The Boston Red Sox have a decision to make with their starting pitcher Clay Buchholz, who had a roller coaster ride to the 2016 season.
Jen McCaffrey of MassLive.com reported that the “32-year-old Buchholz made quite a case for himself over the last six weeks of the season as to why the Red Sox should exercise his $13.5 million option for the 2017 season.” In eight starts between August and September, Buchholz went 4-1, putting his season’s second half ERA to 3.22, a much more respectable figure than the 5.91 ERA that preceded it.
At the end of May, it looked like Buchholz had lost favor with the Red Sox, being bucked from the starting rotation and into the bullpen. While many people speculated that the move meant that Buchholz’s days in Boston were numbered, Red Sox president of baseball operations Dave Dombrowski called the struggling veteran “protection” for the other starters. Buchholz, seemingly in limbo, was being kept on the roster to make sure that the team had a replacement for any starter to get sick or injured.
While Buchholz bided his time, he worked hard to regain his form in a relief role. The work paid off for him. Only closer Craig Kimbrel (.152) had a better opposing batting average than Buchholz as a reliever. Buchholz kept lineups to a mere .198 batting average. Even set-up men Brad Ziegler and Koji Uehara, former closers, could only must .234 and .200, respectively.
Then, the protection idea paid off for Dombrowski and the Red Sox. Steven Wright, who was pitching amazingly well, went down with an injury and looked to be a huge loss for Boston. Buchholz, like a prodigal son, came back to the starting rotation and gave them quality starts in pressure situations.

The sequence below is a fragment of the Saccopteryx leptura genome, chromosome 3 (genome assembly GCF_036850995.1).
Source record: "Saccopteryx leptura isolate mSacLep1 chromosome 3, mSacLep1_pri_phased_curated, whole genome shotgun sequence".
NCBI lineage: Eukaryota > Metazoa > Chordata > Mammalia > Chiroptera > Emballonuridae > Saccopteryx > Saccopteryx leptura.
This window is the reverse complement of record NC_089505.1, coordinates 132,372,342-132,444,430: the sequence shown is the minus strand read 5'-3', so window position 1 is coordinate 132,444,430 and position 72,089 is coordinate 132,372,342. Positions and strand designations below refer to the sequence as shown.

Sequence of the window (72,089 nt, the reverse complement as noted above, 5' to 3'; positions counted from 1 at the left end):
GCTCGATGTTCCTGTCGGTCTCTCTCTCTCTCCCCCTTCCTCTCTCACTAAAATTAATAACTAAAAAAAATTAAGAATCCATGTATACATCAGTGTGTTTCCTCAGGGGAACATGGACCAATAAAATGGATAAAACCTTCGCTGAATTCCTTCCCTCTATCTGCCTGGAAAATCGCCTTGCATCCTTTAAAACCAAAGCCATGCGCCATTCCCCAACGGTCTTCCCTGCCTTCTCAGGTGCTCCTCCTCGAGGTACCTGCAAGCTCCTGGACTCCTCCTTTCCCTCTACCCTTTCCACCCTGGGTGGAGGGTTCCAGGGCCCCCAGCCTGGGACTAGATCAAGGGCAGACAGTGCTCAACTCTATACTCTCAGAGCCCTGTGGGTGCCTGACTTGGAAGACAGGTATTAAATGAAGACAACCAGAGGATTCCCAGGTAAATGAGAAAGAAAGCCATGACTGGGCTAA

McCaffrey added, “Working exclusively from the stretch, Buchholz found a different rhythm and remade his season to the point where he was on the mound the night the Red Sox clinched the American League East title.”
The answer to the Buchholz situation for the Red Sox seems pretty simple: pay the man.
Instead of having to entice a free agent to come to Boston, paying him a fortune like recent free agents, the Red Sox already have a deal made with Buchholz for $13.5 million. Remember, this is the same man who was instrumental in helping the Red Sox win the 2013 World Series. If Buchholz were to be let go, he could likely fetch a great deal more money than the option that the Red Sox could use with him. If the Red Sox wanted someone else, they would have to pay a great deal more to obtain a pitcher as worthy as Buchholz to do it. Why spend more when they already have the same calibre of player on the roster for less?
That protection Buchholz was providing is still very much needed, as well. The Red Sox have starting pitchers Rick Porcello, David Price, Eduardo Rodriguez, Drew Pomeranz, and Steven Wright who could be a part of the rotation in 2017; however, there are issues with each of them. Porcello’s Cy Young-esque year followed a dismal 2015, making people wonder if it was a success or a fluke this season. Price and Rodriguez were very inconsistent throughout the regular season. Pomeranz’s health has a ton of question marks surrounding it. And, Wright’s injury should be healed for 2017 but nothing in his past affirms that he can recreate the same success that he had for most of the 2016 season.
Let’s not even start with Joe Kelly’s potential as a starter. His limbo between starter and reliever was even more shocking than Buchholz for the past few seasons.
If the Red Sox want to keep their costs down to bring another big bat or other free agent to the team, they should do the wise thing and use the option on Buchholz to their advantage. If they keep him, Buchholz can either continue to improve as a starter and give stability to the rotation or he can stabilize the bullpen, which has need of it, until one of the other starters gets hurt. Not many teams can say that they have a World Series champion starting pitcher in their bullpen, ready to contribute and fill in at a moment’s notice.